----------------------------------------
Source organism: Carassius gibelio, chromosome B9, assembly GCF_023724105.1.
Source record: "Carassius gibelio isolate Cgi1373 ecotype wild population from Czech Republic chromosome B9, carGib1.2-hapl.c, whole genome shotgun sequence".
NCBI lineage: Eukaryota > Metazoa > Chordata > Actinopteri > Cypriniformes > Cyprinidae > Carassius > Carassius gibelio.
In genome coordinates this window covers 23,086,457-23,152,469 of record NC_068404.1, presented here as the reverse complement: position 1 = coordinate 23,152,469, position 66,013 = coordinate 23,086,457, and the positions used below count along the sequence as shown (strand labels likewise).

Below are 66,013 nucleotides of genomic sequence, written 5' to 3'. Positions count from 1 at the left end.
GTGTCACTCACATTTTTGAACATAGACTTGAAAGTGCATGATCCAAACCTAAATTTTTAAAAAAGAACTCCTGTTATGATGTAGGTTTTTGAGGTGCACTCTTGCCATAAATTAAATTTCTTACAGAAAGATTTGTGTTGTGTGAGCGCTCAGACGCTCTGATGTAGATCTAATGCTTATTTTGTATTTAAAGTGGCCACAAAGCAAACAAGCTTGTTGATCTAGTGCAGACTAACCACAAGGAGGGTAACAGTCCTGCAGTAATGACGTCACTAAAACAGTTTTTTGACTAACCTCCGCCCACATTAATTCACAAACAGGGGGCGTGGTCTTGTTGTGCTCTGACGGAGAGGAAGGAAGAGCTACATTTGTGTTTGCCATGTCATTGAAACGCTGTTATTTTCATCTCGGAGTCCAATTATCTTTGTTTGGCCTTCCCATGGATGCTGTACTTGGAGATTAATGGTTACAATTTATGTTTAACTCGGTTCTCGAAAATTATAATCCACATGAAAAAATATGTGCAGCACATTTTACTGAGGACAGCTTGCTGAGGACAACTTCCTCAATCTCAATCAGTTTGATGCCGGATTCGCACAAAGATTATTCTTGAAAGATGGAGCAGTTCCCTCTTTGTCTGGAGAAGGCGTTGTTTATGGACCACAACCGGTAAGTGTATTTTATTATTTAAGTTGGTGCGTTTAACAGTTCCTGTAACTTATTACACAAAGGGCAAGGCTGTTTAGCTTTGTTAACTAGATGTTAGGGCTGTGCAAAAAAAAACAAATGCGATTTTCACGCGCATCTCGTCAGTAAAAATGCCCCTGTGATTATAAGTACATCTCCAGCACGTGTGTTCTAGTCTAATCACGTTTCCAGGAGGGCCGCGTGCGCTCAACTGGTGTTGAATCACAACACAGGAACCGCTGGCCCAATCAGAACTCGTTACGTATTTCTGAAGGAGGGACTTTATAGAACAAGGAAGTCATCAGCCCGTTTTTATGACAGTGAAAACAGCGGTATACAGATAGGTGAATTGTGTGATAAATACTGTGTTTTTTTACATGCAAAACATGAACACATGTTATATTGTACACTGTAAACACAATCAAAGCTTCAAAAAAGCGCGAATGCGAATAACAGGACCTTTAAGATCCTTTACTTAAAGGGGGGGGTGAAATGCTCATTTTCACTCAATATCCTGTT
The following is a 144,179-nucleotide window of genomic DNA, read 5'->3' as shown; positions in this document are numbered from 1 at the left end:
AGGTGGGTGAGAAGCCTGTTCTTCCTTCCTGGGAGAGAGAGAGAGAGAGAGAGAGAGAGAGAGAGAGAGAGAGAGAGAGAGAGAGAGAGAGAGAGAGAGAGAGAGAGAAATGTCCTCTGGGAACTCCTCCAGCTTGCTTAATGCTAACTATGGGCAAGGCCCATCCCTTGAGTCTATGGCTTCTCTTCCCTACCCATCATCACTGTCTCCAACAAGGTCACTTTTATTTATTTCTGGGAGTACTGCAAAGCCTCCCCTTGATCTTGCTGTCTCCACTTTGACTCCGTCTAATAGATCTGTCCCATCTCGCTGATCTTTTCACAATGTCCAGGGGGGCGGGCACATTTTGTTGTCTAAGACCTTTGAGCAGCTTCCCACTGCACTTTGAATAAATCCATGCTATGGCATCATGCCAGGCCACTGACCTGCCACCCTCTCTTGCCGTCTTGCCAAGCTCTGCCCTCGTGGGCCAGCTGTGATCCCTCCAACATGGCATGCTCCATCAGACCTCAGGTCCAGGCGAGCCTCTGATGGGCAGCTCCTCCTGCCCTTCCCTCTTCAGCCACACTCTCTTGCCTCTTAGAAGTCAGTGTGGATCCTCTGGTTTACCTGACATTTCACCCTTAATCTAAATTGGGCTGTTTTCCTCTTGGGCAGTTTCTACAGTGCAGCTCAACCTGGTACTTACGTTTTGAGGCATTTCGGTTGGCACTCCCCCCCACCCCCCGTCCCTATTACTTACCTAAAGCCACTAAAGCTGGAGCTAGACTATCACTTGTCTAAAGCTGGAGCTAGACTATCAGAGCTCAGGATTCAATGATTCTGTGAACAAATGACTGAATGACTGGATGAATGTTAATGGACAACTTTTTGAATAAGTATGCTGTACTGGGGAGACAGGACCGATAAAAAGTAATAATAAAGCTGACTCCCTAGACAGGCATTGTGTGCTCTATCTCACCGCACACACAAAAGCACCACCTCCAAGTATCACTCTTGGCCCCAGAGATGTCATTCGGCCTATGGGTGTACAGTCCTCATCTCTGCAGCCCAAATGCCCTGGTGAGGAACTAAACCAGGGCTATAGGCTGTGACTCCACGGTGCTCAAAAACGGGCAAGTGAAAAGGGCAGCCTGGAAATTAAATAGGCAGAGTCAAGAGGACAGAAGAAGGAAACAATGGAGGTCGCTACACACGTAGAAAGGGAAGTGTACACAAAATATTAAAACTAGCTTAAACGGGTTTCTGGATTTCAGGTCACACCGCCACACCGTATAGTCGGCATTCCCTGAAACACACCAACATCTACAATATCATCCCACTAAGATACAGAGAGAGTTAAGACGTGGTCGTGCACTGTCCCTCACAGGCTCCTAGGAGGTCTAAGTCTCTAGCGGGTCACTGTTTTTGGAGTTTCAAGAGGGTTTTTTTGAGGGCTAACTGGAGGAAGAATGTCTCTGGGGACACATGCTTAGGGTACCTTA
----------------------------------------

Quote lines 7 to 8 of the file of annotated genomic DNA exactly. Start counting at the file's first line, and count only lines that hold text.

The following is a 144,179-nucleotide window of genomic DNA, read 5'->3' as shown; positions in this document are numbered from 1 at the left end:
AGGTGGGTGAGAAGCCTGTTCTTCCTTCCTGGGAGAGAGAGAGAGAGAGAGAGAGAGAGAGAGAGAGAGAGAGAGAGAGAGAGAGAGAGAGAGAGAGAGAGAGAGAGAAATGTCCTCTGGGAACTCCTCCAGCTTGCTTAATGCTAACTATGGGCAAGGCCCATCCCTTGAGTCTATGGCTTCTCTTCCCTACCCATCATCACTGTCTCCAACAAGGTCACTTTTATTTATTTCTGGGAGTACTGCAAAGCCTCCCCTTGATCTTGCTGTCTCCACTTTGACTCCGTCTAATAGATCTGTCCCATCTCGCTGATCTTTTCACAATGTCCAGGGGGGCGGGCACATTTTGTTGTCTAAGACCTTTGAGCAGCTTCCCACTGCACTTTGAATAAATCCATGCTATGGCATCATGCCAGGCCACTGACCTGCCACCCTCTCTTGCCGTCTTGCCAAGCTCTGCCCTCGTGGGCCAGCTGTGATCCCTCCAACATGGCATGCTCCATCAGACCTCAGGTCCAGGCGAGCCTCTGATGGGCAGCTCCTCCTGCCCTTCCCTCTTCAGCCACACTCTCTTGCCTCTTAGAAGTCAGTGTGGATCCTCTGGTTTACCTGACATTTCACCCTTAATCTAAATTGGGCTGTTTTCCTCTTGGGCAGTTTCTACAGTGCAGCTCAACCTGGTACTTACGTTTTGAGGCATTTCGGTTGGCACTCCCCCCCACCCCCCGTCCCTATTACTTACCTAAAGCCACTAAAGCTGGAGCTAGACTATCACTTGTCTAAAGCTGGAGCTAGACTATCAGAGCTCAGGATTCAATGATTCTGTGAACAAATGACTGAATGACTGGATGAATGTTAATGGACAACTTTTTGAATAAGTATGCTGTACTGGGGAGACAGGACCGATAAAAAGTAATAATAAAGCTGACTCCCTAGACAGGCATTGTGTGCTCTATCTCACCGCACACACAAAAGCACCACCTCCAAGTATCACTCTTGGCCCCAGAGATGTCATTCGGCCTATGGGTGTACAGTCCTCATCTCTGCAGCCCAAATGCCCTGGTGAGGAACTAAACCAGGGCTATAGGCTGTGACTCCACGGTGCTCAAAAACGGGCAAGTGAAAAGGGCAGCCTGGAAATTAAATAGGCAGAGTCAAGAGGACAGAAGAAGGAAACAATGGAGGTCGCTACACACGTAGAAAGGGAAGTGTACACAAAATATTAAAACTAGCTTAAACGGGTTTCTGGATTTCAGGTCACACCGCCACACCGTATAGTCGGCATTCCCTGAAACACACCAACATCTACAATATCATCCCACTAAGATACAGAGAGAGTTAAGACGTGGTCGTGCACTGTCCCTCACAGGCTCCTAGGAGGTCTAAGTCTCTAGCGGGTCACTGTTTTTGGAGTTTCAAGAGGGTTTTTTTGAGGGCTAACTGGAGGAAGAATGTCTCTGGGGACACATGCTTAGGGTACCTTA